As electric cars continue to grow in popularity, they’re adding an important element: Inclusivity for wheelchair users.
Vehicles made with wheelchair users in mind have been around for a while, but the problem with those that are gas-powered is their high cost — they can run anywhere between $40,000 and $100,000. On the contrary, this electric Kenguru model is, at most, nearly half the cost at $25,000.
Best of all, the creator of the vehicle, Istvan Kissaroslaki, truly designed the car with wheelchair users in mind. Although it’s only large enough to fit the driver, it’s still spacious and comfortable.
For ease of access, the door takes up the space where the trunk would normally be and, to enter, all you have to do is click a button! From there, the rear panel lifts on its own and a ramp extends.
The Kenguru (pronounced Kangaroo) is also simple to drive — like a motorcycle, the steering is controlled with handlebars. And because of its size, it’s actually considered a scooter, meaning a driver’s license isn’t required to use it!
Istvan’s life-changing vehicle began to turn heads in no time, but when the Hungarian economy crashed and Kenguru lost their loan, they had to turn to fundraising to sustain their business… that is until Stacy Zoern stepped up.
Although she lives all the way in Texas, this disabled attorney found herself in need of a vehicle after her $80,000 modified van was totaled just months after she purchased it. She was discouraged at first when she found that Kenguru was only available in Hungary, but after a few phone calls, a life-changing partnership was made.
Together, Stacy and Istvan have moved the company to Austin, Texas. By 2014, they became fully produced in the U.S. and the demand for them grew higher than ever!
“It’s been fantastic. I mean, we’ve taken this to trade shows all over the world — New York, Germany, Dubai — and everywhere people are so excited,” Stacy said. “We’ve got people on waitlists that want to buy them. I get emails from all over the world, places I’ve never heard of that want to buy Kenguru.”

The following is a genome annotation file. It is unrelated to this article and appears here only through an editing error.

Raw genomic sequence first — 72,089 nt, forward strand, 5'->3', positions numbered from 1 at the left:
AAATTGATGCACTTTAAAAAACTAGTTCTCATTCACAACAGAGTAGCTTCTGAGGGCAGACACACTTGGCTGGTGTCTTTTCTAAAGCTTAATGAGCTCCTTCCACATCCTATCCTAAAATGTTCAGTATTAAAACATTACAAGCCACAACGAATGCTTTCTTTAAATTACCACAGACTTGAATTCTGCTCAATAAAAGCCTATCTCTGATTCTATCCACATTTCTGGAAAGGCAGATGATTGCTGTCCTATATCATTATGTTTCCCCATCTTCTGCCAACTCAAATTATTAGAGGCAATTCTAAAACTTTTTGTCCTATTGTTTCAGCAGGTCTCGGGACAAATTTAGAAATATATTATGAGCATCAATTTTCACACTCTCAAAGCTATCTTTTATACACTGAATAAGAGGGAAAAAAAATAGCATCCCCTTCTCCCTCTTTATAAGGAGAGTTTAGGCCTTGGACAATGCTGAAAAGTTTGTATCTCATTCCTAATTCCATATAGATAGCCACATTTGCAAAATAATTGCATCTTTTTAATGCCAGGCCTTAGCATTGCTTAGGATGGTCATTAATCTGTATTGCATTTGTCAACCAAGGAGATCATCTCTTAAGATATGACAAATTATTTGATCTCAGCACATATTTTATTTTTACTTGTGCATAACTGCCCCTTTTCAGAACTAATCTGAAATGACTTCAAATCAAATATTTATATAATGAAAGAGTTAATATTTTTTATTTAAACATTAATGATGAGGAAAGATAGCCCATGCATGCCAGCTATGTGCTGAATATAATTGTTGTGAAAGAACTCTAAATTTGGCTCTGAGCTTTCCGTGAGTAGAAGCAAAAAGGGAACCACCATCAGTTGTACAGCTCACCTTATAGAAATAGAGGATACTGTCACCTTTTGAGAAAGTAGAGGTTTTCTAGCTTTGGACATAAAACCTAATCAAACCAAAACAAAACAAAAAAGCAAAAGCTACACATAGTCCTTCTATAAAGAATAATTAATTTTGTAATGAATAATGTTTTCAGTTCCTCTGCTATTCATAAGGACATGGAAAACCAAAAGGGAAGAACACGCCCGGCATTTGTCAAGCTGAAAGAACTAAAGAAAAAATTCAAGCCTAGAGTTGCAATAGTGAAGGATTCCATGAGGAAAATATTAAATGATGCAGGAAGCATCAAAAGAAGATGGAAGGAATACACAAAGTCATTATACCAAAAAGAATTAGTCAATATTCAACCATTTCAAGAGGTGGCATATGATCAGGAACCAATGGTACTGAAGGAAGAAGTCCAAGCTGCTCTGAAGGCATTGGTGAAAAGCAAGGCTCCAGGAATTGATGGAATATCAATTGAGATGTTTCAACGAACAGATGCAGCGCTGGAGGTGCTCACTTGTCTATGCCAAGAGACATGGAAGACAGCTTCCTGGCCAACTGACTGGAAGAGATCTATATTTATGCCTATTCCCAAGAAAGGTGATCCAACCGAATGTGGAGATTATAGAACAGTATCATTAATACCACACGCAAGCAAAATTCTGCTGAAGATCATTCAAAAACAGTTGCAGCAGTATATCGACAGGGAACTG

Although these compact cars can only go 25 mph and 60 miles at a time, they’re perfect for wheelchair users who want the freedom of making a trip to the grocery store or a doctor’s appointment by themselves, something most of us take for granted.
Plus, those who find $25,000 to be too steep of a price may be eligible for a discount. As electric vehicles, Kengurus qualify for state and federal level discounts because of the “green incentive.” Then there are some who may qualify for the “vocational rehabilitation incentive” if the car is considered a work vehicle. With these discounts, the a Kenguru has the potential of being absolutely free!
As Kenguru’s popularity grows, the biggest challenge they’re finding is unique: They don’t have enough money to meet their demands. Still, Stacy and Istvan aren’t slowing down when it comes to perfecting their car.
In fact, their next big goal is to make a joystick model that can accommodate larger wheelchairs. This design will allow drivers with less upper-body strength to use the car, something that’s kept Stacy from having her own Kenguru just yet.
“Right now there’s dealers that we have in Germany, Spain, in the U.S. that want to sign up but we don’t have enough funding to build more cars,” she said. “It’s an interesting problem to have as a start-up company that we can’t meet the demand there is out there because we don’t have enough money to buy the inventory to build the cars.”
The creation of Kenguru is a huge step forward for both electric vehicles and wheelchair users, and we can’t wait to see what the company is capable of once they get more funding!
Watch the Kenguru in action below and don’t forget to share.
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